Kari is a graduate of the University of Michigan, holding a Bachelors of Arts in History as well as an MSW and Certificate in Jewish Communal Service. In her volunteer life, she served for 6 years on the board of trustees of Congregation Shaarey Zedek, and is a past co-chair of its pre-school. Kari is an executive committee member and founding member of the Interfaith Leadership Council of Metropolitan Detroit. She is an avid reader and baker. Kari and her husband, Eddie, live in Franklin, Michigan, with their daughters Noa and Adina, and dogs Sanford and Hannah.
Victor Ghalib Begg, Director
Victor (Ghalib) Begg is a retired businessman, senior advisor, chairman emeritus, and co-founder of the Council of Islamic Organizations of Michigan. He is also co-founder of the Muslim Unity Center Mosque in Bloomfield Hills, Michigan, board member and co-founder of the Interfaith Leadership Council of Metropolitan Detroit, board member of the Michigan Round Table for Diversity and Inclusion, member of the Midwest Muslim-Catholic dialogue, and a frequent op-ed writer in the Detroit newspapers on Muslim issues. Begg has made numerous radio and TV appearances talking about Islam and issues faced by the Muslim community. In 2001 Begg was elected to the Bloomfield Hills Board of Education and served a four year term.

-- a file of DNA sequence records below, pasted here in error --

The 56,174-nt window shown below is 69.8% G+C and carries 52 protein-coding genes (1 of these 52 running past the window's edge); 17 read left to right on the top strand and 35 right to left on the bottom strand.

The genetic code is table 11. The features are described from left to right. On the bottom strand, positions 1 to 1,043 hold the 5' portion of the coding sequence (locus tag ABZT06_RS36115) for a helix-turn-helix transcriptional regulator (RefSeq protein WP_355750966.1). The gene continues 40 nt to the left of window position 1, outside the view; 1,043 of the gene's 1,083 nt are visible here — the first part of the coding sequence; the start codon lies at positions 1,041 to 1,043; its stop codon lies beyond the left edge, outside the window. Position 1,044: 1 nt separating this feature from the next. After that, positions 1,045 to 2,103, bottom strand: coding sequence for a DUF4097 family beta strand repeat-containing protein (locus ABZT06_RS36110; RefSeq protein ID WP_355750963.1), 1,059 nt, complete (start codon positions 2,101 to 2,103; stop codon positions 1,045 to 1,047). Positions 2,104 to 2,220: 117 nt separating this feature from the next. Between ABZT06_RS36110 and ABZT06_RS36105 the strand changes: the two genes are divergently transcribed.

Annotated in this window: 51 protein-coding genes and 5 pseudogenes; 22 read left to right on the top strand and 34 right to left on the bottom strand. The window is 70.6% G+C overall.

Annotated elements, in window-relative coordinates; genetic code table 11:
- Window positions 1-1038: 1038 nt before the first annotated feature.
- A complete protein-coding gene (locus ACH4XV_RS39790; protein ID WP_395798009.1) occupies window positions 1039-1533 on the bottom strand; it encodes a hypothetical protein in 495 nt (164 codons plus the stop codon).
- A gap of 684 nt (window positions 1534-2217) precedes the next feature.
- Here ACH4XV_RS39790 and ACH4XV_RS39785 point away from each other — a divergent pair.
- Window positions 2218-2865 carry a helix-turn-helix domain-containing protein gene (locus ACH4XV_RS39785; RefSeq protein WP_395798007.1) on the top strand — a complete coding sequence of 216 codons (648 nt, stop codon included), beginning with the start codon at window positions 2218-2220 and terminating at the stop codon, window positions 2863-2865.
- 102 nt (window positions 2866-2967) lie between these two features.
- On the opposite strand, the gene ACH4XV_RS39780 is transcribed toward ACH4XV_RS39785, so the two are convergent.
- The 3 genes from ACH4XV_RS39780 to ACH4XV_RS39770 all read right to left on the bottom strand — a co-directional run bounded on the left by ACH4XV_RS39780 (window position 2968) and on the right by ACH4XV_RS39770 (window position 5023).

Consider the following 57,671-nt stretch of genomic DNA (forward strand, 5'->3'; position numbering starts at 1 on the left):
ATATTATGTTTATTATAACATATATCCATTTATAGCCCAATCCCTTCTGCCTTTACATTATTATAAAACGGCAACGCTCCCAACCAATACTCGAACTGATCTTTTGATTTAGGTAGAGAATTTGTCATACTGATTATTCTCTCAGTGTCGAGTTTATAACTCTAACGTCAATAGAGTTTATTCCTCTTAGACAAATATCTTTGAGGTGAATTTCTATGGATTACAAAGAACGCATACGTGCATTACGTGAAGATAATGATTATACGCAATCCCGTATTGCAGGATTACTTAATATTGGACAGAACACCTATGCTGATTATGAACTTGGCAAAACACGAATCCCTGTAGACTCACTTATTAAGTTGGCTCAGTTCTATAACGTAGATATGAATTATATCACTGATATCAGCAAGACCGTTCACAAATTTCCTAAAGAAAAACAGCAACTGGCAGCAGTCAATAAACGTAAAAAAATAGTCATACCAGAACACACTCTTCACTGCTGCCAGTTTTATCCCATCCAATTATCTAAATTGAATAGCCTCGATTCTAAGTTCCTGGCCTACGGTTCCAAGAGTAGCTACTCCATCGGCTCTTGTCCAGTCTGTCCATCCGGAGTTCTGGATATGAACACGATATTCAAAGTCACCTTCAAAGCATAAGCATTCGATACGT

Rev. Barbara Clevenger, Director
Pastor of Unity Church, Farmington
Stephanie Day, Director
Detroit Interfaith Outreach Network
Rev. Kenneth Flowers, Director
President, Michigan Progressive Baptist Convention; Pastor of Greater New Mount Moriah Missionary Baptist Church, Detroit
Bishop Greg Geiger, Director
Greg Geiger is an ordained Bishop in the Church of Jesus Christ of Latter-day Saints and has (twice) served as Bishop of the Farmington Hills Ward. Bishop Geiger was raised in California and joined the LDS Church in 1971, while studying at UCLA. He later transferred to Brigham Young University, where he met his wife Denise. They will be celebrating their 39th wedding anniversary this summer. They are the parents of 5 married children and have 12 grand-children. He is presently serving as a teacher of young adults and a public affairs representative for the LDS Church in Michigan.
Professionally, Greg was recruited to Ford Motor Company as a financial analyst in 1977, after graduating from BYU, and completing an MBA at the University of Utah. Michigan has been Greg and Denise’s home since then, except for three years on foreign assignment in Europe. He left Ford as Director of Finance in 2007, and is presently President/ CEO of Third Millennium Partners, a consulting firm specializing in strategic analysis and organizational effectiveness.
Bishop Geiger is very active in community affairs – among other things, he is the Convener of the Farmington Are Interfaith Association, and a Board member of Neighborhood House (a Farmington community relief agency), the Southeast Michigan Red Cross, and the Interfaith Leadership Council of Metropolitan Detroit.